“However, my belief is that a totally laparoscopic procedure will soon be possible, especially for patients treated for severe aortoiliac occlusive disease with an end-to-side aorto-prosthetic anastomosis. Our goal is to develop new instruments that will avoid the need for a minilaparotomy and will allow the performance of an aorto-prothetic anastomosis with a short clamping time.

    Alimi, then explained that with experience, some initial contraindications are not considered any more, these include:

  • obese patients


  • suprarenal aortic
  • clamping

  • moderate calcified aorta


  • angulated and/ or calcified aortic neck


  • large abdominal vein abnormalities (retroaortic left renal vein, etc)


  • horseshoe kidney
  • However, he did say: “We are still not performing these procedure in emergency (ruptured) AAA, in cases of thoracoabdominal aortic aneurysm and of previous extensive surgery (such as left colectomy) due to the abdominal adhesions. We are also not proposing these techniques in high-risk patients (Type IV of the American Society of Anaesthesiology classification).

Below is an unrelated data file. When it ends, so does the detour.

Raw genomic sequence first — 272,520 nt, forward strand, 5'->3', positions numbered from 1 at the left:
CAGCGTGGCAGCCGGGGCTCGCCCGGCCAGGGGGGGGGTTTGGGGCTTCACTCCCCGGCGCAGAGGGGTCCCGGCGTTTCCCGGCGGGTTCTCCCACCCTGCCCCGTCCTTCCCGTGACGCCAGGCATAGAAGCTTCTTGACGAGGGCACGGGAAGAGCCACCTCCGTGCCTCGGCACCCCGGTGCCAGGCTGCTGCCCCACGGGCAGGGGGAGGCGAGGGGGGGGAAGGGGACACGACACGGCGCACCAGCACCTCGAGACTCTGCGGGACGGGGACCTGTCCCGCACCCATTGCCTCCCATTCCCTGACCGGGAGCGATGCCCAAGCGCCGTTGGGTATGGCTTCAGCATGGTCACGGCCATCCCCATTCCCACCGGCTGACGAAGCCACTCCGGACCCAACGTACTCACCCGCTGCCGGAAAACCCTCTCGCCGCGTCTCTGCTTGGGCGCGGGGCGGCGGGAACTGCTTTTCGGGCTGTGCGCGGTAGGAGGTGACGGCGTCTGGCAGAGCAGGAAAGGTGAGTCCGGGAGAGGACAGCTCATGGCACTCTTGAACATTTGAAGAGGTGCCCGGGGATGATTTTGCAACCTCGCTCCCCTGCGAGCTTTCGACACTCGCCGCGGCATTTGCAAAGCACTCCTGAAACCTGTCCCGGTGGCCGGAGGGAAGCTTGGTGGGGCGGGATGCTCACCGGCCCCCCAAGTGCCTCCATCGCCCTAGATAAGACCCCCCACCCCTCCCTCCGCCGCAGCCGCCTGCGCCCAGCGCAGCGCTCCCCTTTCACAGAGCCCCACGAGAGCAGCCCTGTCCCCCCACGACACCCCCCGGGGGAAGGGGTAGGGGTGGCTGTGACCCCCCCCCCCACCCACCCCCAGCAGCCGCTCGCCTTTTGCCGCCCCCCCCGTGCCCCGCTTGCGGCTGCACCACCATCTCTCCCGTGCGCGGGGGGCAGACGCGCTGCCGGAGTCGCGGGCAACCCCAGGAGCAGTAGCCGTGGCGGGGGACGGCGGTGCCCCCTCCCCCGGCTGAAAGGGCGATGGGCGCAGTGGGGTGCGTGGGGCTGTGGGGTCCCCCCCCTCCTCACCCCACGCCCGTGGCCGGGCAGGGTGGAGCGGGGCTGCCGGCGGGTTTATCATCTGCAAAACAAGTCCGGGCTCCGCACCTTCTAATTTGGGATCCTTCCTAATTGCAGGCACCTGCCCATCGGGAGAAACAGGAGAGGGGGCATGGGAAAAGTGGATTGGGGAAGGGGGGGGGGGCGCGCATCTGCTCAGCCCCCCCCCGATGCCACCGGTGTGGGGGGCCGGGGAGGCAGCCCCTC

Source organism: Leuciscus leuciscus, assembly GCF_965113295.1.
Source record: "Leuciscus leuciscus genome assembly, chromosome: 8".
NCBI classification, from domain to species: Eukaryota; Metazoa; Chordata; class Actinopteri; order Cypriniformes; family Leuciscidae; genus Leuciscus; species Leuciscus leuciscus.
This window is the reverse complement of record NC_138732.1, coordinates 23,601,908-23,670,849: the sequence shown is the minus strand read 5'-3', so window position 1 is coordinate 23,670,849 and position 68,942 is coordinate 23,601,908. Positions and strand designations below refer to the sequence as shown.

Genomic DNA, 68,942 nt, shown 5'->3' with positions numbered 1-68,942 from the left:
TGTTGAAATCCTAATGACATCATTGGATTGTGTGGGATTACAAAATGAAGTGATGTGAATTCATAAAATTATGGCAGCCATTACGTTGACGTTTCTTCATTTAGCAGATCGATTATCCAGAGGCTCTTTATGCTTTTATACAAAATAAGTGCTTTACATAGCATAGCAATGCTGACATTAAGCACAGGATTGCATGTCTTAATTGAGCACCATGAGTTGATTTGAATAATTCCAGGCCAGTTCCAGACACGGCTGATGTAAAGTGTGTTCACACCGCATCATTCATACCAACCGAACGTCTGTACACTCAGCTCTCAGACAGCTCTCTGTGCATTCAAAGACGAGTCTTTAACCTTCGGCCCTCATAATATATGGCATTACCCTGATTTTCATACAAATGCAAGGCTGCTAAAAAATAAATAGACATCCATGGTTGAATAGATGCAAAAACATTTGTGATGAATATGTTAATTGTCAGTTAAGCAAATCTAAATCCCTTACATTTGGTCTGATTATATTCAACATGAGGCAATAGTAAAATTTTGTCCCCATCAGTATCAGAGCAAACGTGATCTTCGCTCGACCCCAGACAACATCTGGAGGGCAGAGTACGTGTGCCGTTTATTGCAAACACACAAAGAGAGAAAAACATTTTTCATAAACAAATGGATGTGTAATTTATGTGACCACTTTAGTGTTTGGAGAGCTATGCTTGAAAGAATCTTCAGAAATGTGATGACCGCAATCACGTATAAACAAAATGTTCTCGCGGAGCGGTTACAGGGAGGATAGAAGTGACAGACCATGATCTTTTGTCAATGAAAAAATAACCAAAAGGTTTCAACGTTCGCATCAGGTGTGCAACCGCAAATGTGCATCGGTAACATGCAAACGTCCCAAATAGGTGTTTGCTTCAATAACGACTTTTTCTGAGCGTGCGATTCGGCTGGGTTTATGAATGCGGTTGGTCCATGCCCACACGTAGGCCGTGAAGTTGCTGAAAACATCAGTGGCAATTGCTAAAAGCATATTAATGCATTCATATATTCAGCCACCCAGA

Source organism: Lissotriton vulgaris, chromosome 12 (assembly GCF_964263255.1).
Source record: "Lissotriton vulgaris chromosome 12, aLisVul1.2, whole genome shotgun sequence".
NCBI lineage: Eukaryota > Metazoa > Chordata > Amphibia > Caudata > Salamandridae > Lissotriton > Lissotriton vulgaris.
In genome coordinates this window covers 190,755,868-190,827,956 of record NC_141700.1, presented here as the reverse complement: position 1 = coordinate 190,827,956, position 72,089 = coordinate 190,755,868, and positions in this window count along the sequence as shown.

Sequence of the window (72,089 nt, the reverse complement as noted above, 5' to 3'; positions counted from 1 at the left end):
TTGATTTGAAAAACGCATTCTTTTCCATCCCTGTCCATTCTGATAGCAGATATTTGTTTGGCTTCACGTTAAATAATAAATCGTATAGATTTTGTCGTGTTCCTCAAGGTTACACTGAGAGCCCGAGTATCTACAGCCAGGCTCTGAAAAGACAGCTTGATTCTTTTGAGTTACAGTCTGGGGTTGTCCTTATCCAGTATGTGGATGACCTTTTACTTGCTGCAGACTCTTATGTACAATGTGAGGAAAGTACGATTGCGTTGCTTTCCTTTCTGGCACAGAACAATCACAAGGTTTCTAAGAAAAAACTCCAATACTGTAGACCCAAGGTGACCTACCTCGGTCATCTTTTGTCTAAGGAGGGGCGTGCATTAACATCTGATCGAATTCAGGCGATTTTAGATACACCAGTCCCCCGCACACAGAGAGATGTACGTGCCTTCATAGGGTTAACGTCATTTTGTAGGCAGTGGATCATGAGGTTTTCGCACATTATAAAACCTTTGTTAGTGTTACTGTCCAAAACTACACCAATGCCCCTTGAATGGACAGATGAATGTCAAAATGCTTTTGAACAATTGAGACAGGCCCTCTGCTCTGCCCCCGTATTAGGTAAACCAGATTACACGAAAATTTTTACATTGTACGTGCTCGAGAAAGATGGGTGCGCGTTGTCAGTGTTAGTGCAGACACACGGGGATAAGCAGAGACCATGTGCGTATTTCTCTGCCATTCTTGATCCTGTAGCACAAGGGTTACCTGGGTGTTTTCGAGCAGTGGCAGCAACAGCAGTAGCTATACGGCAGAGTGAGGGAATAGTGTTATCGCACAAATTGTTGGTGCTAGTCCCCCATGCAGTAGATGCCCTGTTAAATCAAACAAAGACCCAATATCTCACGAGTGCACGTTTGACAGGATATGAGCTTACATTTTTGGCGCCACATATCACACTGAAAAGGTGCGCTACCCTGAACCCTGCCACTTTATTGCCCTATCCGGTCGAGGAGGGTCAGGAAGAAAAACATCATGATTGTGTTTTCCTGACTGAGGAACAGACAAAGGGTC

He went on to describe how no laparoscopic aortic surgery is possible without laparoscopic aortic clamps, since the use of conventional clamps is responsible for large leak of CO2 gas. “One of our first goal was to develop these clamps. We have decided to keep the length, the size of the jaws, and the force of the conventional clamps, but we modified the body, which is round with a distal articulation. In the second generation of clamps presently available, the diameter of the body decreases from 12 to 10 mm and the design is better.”All these laparoscopic clamps are placed through a 10mm incision of the abdominal wall, without trocar. We have also developed a whole series of releasable clamps that can be placed on the aorta collaterals (renal, iliac, mesenteric arteries, etc) at the beginning of the procedure and removed at the end; these clamps are placed through a port, which can be used for other purposes during the intervention. Since we have decided at the beginning of our experience to use a transperitoneal route during our laparoscopic procedures for a better aortic exposure (especially of the right aortic wall), bowel retraction was a concern. We then developed a laparoscopic intestinal retractor after a study on cadavers (Surg Endosc 2000: 14; 915-7). This device is made with a 2.5 mm diameter metallic rod with a distal part designed to follow the mesenteric root. A 12 x 25 cm net, with a 2cm revers knitted in one of its long edges, is placed in the abdomen through a trocar. The revers is then slipped around the metallic rod in order to maintain the net at the floor of the abdominal cavity. The intestine is then gathered to the right part of the abdomen and the net is applied on the bowel and fixed with 3 to 4 threads to the right part of the abdominal wall, gathering the intestine out of the working area.